Naturally, till this outcome or fruition transpires, Knowledge is not complete. It is not effective. This clearly means that true spiritual wisdom has to be effective in the seeker’s interactional life. Interactions normally proceed from desire, hatred and fear. With the Knower too, interactions take place, but freed from desire, hatred and fear. You may wonder whether such desirefree, hatred-free, fear-free interactions can actually take place. They can and do. That is why the normal worldly interaction is called vyavahara, and the latter, the spiritual one is called ‘Kalyana-karma’. It proceeds from the purified mind, enlightened buddhi — like spring season’s breeze, spreading fragrance around, like huge forest trees and creepers bringing flowers and fruits. Is there any desire, expectation, fear or the like in these? Think of the Mother Earth herself. All are her children. The mother goes on revolving herself bringing days, weeks, seasons and years, all as a flow of natural felicity, with no motivation.

What you had to do was a significant task. Dispensing with a partner, who was instrumental in setting up the unit itself, is difficult and painful. To love one for a long time, to find him foster a different response and intention, and therefore to take leave of him, especially to preserve the group or corporate integrity, is certainly self-victimizing. But within this complex world, such events, or even graver ones, can knock at the mind’s door.

Hinduism distinguishes itself in that it discusses spirituality with its full relevance to the complex world. The world and our involvement with it necessitate a great deal of complexity. Spiritual enrichment must be able to afford and withstand all such consequences.

Thus in the winning of the Mahabharata war, Arjuna and Yudhishthira had to sustain heart-rending losses. Krishna, to grow and be what he was, had to, among other things, contend his own uncle and behead him. Sri Rama, at the end of his righteous life, had to depart with a note, quite strange and afflicting. He had to abandon Lakshmana, for a righteous cause, and in pursuit of it, leave Ayodhya and go into the Sarayu depths. Lakshmana had also to leave similarly.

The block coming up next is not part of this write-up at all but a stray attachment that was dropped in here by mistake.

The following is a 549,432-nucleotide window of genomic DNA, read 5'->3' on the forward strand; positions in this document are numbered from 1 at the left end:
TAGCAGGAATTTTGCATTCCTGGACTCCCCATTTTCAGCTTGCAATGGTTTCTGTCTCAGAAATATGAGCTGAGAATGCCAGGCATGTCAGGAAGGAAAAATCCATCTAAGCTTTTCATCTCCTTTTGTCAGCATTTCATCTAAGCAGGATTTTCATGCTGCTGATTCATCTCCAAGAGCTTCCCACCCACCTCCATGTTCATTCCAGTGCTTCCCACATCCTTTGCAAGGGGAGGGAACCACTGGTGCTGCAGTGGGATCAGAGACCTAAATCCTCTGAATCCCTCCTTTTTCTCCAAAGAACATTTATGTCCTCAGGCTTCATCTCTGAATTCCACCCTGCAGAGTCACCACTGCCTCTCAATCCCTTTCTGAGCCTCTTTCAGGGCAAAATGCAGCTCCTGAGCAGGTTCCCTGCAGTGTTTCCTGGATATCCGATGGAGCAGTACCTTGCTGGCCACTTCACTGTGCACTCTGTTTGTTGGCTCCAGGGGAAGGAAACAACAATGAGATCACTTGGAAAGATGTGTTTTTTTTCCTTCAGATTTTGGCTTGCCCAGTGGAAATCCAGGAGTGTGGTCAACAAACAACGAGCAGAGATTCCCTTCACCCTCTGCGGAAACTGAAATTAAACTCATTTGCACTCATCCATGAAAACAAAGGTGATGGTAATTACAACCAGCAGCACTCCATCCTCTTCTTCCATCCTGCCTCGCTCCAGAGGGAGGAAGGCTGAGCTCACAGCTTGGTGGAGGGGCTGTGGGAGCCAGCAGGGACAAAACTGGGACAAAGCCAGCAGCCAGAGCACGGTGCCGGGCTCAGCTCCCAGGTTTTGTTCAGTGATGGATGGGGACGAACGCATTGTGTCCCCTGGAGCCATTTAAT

We are born into the world, into a company of people, the family. But the end of this joint life, is a clear cut and full separation from it. Union leads to separation. Knowledge and sādhanā must be able to provide for and embrace this climax, this finale. In our scriptures, Knowledge is discussed as a point of enlightenment. But when enlightenment makes itself felt, then the seeker is led to its further development and outcome. The scriptures then speak of enlightenment as a full-fledged expanse, growth, flexibility, assimilativeness, synthesis and integration.

Integration is that process by which you integrate and assimilate every input and development into yourself, gallantly and benignly.

The Knower is tested, the seeker all the more. Read the Sthita-prajna section of the 2nd chapter of Bhagavad Gita. Krishna said just one verse on Sthita-prajna describing his samādhi state. The entire remaining 16 verses speak only about the active and interactive Sthita-dhi. Where lies the Truth then, both of Wisdom and the sādhanā for it?

But meditation is indispensable. Only to the meditative, this secret will be disclosed, together with the compulsion for growth and expansion. In meditation, absorption is likely, the need for dealing with the mind’s notes is also compelled. You know your mind only through the meditative efforts. Judging the mind’s complex notes, you are led to the further stage of dealing with it.

So I am happy that realization has come to you, at least now. And it is not late at all. Now act upon it. The goal must be to make the meditation and non-meditation equally spiritual, ennobling, elevating and fulfilling. Let the yearning and effort be on for this.

Love and Sivāśis,
Your own Antarātma,

Swamiji

– From the Book– “Dear and Blessed Soul”.

“True spiritual wisdom has to be effective in the seeker’s interactional life. ”

“Interactions normally proceed from desire, hatred and fear. With the Knower too, interactions take place, but freed from desire, hatred and fear. ”

“You may wonder whether desirefree, hatred-free, fear-free interactions can actually take place. They can and do.”

“Knowledge is a wholesome development in which one’s being in totality stands engulfed by the sublimity and purity of Wisdom, Jnāna. It is exactly like the river bringing slush and dirt and other impurities flowing into the sea, to be totally engulfed by it.”

“Hinduism distinguishes itself in that it discusses spirituality with its full relevance to the complex world. The world and our involvement with it necessitate a great deal of complexity. Spiritual enrichment must be able to afford and withstand all such consequences.”

“Integration is that process by which you integrate and assimilate every input and development into yourself, gallantly and benignly.”